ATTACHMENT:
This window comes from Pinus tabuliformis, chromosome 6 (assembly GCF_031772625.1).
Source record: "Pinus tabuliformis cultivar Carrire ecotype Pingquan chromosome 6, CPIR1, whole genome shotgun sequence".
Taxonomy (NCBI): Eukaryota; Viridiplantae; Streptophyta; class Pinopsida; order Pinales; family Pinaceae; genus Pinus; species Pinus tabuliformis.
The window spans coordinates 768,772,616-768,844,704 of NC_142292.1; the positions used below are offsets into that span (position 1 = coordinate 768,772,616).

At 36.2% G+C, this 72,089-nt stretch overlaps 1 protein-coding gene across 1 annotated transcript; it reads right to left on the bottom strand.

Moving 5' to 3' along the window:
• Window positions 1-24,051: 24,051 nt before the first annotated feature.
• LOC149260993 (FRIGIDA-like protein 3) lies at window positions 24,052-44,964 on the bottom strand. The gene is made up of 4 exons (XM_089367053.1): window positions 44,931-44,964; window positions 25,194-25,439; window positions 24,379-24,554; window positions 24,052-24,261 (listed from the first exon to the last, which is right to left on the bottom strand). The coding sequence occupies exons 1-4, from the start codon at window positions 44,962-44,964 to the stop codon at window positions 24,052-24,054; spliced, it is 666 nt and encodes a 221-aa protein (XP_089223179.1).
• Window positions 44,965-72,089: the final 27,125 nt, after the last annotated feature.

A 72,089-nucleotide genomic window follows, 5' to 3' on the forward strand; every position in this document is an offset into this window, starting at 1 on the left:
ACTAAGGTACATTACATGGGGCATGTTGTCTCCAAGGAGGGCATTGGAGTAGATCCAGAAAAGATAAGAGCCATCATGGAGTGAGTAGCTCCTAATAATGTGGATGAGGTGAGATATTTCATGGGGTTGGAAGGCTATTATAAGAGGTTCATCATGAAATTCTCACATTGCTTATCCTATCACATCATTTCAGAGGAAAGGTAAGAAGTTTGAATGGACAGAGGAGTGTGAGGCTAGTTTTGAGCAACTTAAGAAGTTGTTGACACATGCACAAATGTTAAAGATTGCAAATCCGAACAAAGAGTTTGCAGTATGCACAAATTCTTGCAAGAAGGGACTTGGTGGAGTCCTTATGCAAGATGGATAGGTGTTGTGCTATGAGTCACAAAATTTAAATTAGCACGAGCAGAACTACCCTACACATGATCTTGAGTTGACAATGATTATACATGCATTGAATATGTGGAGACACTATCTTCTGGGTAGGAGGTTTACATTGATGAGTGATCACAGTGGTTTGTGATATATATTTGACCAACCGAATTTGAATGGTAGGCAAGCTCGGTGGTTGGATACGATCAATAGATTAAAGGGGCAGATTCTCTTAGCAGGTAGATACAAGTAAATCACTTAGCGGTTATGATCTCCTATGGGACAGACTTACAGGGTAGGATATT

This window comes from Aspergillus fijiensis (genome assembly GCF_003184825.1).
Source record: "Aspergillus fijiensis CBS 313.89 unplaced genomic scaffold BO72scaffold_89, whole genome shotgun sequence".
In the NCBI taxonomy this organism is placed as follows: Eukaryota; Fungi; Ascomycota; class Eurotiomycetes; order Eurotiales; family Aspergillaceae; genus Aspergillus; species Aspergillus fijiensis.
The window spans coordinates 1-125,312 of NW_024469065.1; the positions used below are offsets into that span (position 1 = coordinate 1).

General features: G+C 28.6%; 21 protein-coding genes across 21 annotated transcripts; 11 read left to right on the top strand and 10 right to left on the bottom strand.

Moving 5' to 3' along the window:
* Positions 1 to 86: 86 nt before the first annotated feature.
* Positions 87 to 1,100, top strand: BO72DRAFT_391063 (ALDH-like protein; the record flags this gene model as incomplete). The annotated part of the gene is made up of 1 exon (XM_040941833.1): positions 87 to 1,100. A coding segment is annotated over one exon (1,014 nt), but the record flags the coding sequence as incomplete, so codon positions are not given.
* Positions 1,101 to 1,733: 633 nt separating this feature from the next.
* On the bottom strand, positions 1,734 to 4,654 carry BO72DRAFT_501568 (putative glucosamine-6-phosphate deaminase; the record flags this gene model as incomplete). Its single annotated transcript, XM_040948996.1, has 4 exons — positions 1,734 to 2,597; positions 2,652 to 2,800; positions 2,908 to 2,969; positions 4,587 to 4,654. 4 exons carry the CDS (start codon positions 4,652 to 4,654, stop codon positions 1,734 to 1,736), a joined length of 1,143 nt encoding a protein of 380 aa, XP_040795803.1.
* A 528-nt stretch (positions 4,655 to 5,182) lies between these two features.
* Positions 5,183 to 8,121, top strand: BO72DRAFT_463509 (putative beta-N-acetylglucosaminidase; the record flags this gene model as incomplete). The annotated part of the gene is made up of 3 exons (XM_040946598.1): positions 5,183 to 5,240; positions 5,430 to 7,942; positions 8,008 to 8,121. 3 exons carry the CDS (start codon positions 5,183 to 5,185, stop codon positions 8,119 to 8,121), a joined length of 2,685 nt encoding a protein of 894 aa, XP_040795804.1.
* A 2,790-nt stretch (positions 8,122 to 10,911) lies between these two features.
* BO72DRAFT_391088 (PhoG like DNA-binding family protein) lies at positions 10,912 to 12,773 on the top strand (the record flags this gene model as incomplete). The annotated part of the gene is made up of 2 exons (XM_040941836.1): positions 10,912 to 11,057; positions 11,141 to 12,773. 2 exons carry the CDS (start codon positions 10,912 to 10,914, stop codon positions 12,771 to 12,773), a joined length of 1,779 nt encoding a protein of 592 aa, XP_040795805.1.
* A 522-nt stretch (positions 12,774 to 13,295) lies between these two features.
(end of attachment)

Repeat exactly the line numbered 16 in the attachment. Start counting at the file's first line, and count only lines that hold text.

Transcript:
General features: G+C 28.6%; 21 protein-coding genes across 21 annotated transcripts; 11 read left to right on the top strand and 10 right to left on the bottom strand.